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Australians with MS sought to ‘taste test’ new nutrition program

Media release

Curtin University researchers are seeking to recruit 50 people with multiple sclerosis (MS) to test an online program that encourages healthier food choices as part of a new project funded by MS Australia.

Ms Rebecca Russell, Associate Professor Andrea Begley and Associate Professor Lucinda Black.

Chief Investigator Ms Rebecca Russell, a PhD student from Curtin University’s School of Population Health, said the evidence showed that diet can play a significant role in managing some symptoms of MS, and people with MS want a nutrition program that is tailored to their needs.

“People with MS often turn to the internet for information about diet and MS, and they can be faced with conflicting information from the many ‘special diets’, which often exclude important food groups,” Ms Russell said.

“We know people with MS want clear information on what dietary changes they should be making, so we have been working with them to develop this new online nutrition program that seeks to challenge the misinformation about diet and MS, and ensure they are getting the right advice.”

The research team is seeking to recruit 50 people diagnosed with MS within the last five years who have internet access and are able to take part in the online program.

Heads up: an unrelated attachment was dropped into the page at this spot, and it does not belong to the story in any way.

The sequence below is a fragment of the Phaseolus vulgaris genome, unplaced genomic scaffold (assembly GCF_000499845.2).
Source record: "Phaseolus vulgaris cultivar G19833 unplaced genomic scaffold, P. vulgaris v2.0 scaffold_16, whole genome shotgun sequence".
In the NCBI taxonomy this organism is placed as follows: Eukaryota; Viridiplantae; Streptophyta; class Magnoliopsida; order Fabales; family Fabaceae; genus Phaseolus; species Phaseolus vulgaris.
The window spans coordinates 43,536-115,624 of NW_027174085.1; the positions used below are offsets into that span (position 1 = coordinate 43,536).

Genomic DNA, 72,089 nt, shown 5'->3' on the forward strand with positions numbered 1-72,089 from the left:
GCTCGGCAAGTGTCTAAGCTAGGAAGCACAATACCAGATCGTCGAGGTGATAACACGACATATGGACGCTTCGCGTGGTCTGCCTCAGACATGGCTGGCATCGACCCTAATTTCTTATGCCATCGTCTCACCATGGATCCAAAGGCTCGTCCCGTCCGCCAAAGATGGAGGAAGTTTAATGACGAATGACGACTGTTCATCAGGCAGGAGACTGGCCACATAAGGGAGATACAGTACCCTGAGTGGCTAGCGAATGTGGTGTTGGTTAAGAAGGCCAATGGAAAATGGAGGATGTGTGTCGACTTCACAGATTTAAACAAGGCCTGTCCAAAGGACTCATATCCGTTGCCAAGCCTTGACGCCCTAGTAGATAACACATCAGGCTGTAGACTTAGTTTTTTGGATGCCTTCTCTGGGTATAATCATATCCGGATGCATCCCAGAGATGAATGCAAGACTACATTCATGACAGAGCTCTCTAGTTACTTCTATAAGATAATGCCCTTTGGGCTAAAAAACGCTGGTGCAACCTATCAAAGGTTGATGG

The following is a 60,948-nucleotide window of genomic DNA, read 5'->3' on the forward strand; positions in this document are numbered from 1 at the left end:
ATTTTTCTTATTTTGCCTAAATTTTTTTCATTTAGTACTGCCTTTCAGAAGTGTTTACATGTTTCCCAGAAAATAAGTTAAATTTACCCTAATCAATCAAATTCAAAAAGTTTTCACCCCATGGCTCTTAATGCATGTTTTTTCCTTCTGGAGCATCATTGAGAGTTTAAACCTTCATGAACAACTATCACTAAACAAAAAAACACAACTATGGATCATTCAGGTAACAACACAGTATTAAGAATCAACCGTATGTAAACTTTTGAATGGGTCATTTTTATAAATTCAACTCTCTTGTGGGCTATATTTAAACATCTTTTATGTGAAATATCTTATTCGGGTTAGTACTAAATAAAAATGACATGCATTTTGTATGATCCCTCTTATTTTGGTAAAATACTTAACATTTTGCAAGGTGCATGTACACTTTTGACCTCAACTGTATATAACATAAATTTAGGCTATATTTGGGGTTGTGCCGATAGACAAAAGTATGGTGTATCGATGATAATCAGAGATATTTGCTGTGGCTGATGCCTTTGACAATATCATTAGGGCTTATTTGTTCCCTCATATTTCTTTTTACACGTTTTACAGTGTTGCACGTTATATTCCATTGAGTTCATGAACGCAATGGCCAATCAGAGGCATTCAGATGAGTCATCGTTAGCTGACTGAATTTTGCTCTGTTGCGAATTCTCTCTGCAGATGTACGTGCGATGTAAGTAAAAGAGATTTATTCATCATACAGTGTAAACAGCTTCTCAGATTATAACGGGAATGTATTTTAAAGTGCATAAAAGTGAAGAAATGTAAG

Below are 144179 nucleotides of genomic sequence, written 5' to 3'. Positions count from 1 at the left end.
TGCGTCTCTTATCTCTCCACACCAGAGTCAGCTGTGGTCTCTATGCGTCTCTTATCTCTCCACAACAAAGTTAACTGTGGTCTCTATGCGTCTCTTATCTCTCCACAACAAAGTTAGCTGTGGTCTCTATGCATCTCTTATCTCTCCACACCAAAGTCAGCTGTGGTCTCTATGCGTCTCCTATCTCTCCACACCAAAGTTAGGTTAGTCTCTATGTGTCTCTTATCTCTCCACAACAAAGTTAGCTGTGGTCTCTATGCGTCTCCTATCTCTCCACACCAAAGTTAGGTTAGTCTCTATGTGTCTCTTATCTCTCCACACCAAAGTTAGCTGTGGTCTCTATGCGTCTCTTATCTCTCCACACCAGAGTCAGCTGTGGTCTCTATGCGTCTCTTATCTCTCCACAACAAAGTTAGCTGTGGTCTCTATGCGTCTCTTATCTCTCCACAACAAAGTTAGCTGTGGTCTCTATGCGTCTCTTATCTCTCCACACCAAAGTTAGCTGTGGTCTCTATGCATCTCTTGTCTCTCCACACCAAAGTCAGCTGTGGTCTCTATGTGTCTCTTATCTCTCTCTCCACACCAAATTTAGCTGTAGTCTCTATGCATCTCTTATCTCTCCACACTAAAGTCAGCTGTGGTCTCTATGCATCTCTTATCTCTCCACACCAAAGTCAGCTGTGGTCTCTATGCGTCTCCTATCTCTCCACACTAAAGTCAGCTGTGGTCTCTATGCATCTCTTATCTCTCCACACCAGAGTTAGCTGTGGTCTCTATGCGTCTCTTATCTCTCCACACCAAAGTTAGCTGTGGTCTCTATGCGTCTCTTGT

MS Australia is the national peak body for people affected by MS and is dedicated to advocacy, communications, education, funding and coordinating MS research, as part of the worldwide effort to solve MS. It is estimated that more than 25,600 Australians currently live with MS.

MS Australia Chief Executive Officer Rohan Greenland said he was delighted to support this new project because it offered a practical solution to an ongoing issue that many people with MS face.

“Currently, people with MS are advised to follow the Australian Dietary Guidelines, however they have found this advice can be non-specific for people who have been recently diagnosed,” Mr Greenland said.

“Given the abundance of information on the internet, people with MS need advice on how to interpret what is evidence-based, and how to apply this to their own dietary preferences and living situations. We look forward to seeing the outcome of this exciting new program developed by Curtin researchers in collaboration with people living with MS.”

The online program will provide people with MS with the knowledge and skills to understand the evidence in the field of nutrition and MS; judge the credibility of diets promoted for people with MS; select, prepare, and cook nutritious foods; and assess the quality of their own diet.

The new program has been funded as part of MS Australia’s 2021 incubator grant round.

Anyone interested in taking part in the program should contact the research team by email at MSDietProject@curtin.edu.au or by phone (Andrea Begley, research project supervisor) on 08 9266 2773.

For more information about MS Australia, visit here.